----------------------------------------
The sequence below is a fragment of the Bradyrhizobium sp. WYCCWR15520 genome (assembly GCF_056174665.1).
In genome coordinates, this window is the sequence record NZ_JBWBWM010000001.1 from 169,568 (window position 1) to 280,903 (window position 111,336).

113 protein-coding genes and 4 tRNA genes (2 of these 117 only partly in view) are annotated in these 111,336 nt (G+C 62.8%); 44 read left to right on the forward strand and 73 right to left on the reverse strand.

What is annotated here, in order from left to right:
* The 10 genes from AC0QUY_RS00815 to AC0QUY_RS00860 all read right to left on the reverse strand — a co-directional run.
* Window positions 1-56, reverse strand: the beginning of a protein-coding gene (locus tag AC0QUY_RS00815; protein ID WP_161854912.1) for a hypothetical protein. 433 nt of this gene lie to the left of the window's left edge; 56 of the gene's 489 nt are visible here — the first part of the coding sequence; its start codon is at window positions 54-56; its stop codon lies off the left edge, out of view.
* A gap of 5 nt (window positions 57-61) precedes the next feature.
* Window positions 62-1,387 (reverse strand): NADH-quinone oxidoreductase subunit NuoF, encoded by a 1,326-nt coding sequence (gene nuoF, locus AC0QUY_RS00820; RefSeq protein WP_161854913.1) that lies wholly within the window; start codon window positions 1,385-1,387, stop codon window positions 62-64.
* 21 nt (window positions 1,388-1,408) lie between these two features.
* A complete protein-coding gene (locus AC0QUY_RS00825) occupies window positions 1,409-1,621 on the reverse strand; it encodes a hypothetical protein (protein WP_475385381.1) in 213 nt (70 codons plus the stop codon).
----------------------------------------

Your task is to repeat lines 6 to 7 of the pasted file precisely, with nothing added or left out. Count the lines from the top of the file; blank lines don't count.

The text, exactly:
* Window positions 1-56, reverse strand: the beginning of a protein-coding gene (locus tag AC0QUY_RS00815; protein ID WP_161854912.1) for a hypothetical protein. 433 nt of this gene lie to the left of the window's left edge; 56 of the gene's 489 nt are visible here — the first part of the coding sequence; its start codon is at window positions 54-56; its stop codon lies off the left edge, out of view.
* A gap of 5 nt (window positions 57-61) precedes the next feature.